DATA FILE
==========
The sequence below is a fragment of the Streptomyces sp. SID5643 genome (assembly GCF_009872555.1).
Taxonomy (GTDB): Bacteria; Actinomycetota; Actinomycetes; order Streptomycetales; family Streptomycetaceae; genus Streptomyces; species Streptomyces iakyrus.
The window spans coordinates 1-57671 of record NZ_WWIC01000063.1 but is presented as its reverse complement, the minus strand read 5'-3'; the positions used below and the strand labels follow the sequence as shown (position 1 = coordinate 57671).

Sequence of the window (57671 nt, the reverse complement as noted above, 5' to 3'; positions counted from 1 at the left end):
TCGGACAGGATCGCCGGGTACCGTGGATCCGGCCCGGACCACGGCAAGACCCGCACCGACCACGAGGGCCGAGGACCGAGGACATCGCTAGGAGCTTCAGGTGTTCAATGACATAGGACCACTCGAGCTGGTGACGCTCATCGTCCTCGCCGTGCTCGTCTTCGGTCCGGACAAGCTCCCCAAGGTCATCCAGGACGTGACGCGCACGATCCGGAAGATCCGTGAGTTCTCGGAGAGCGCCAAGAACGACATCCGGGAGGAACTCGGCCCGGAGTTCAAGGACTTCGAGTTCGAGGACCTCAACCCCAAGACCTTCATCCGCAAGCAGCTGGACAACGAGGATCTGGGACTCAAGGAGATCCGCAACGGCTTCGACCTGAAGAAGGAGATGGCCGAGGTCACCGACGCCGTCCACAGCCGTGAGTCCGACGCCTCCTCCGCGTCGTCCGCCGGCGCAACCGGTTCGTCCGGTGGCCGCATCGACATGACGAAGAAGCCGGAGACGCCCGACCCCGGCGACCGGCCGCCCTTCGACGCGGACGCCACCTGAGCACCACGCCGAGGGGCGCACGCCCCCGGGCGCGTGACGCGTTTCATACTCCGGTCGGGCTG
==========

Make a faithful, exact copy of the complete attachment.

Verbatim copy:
The sequence below is a fragment of the Streptomyces sp. SID5643 genome (assembly GCF_009872555.1).
Taxonomy (GTDB): Bacteria; Actinomycetota; Actinomycetes; order Streptomycetales; family Streptomycetaceae; genus Streptomyces; species Streptomyces iakyrus.
The window spans coordinates 1-57671 of record NZ_WWIC01000063.1 but is presented as its reverse complement, the minus strand read 5'-3'; the positions used below and the strand labels follow the sequence as shown (position 1 = coordinate 57671).

Sequence of the window (57671 nt, the reverse complement as noted above, 5' to 3'; positions counted from 1 at the left end):
TCGGACAGGATCGCCGGGTACCGTGGATCCGGCCCGGACCACGGCAAGACCCGCACCGACCACGAGGGCCGAGGACCGAGGACATCGCTAGGAGCTTCAGGTGTTCAATGACATAGGACCACTCGAGCTGGTGACGCTCATCGTCCTCGCCGTGCTCGTCTTCGGTCCGGACAAGCTCCCCAAGGTCATCCAGGACGTGACGCGCACGATCCGGAAGATCCGTGAGTTCTCGGAGAGCGCCAAGAACGACATCCGGGAGGAACTCGGCCCGGAGTTCAAGGACTTCGAGTTCGAGGACCTCAACCCCAAGACCTTCATCCGCAAGCAGCTGGACAACGAGGATCTGGGACTCAAGGAGATCCGCAACGGCTTCGACCTGAAGAAGGAGATGGCCGAGGTCACCGACGCCGTCCACAGCCGTGAGTCCGACGCCTCCTCCGCGTCGTCCGCCGGCGCAACCGGTTCGTCCGGTGGCCGCATCGACATGACGAAGAAGCCGGAGACGCCCGACCCCGGCGACCGGCCGCCCTTCGACGCGGACGCCACCTGAGCACCACGCCGAGGGGCGCACGCCCCCGGGCGCGTGACGCGTTTCATACTCCGGTCGGGCTG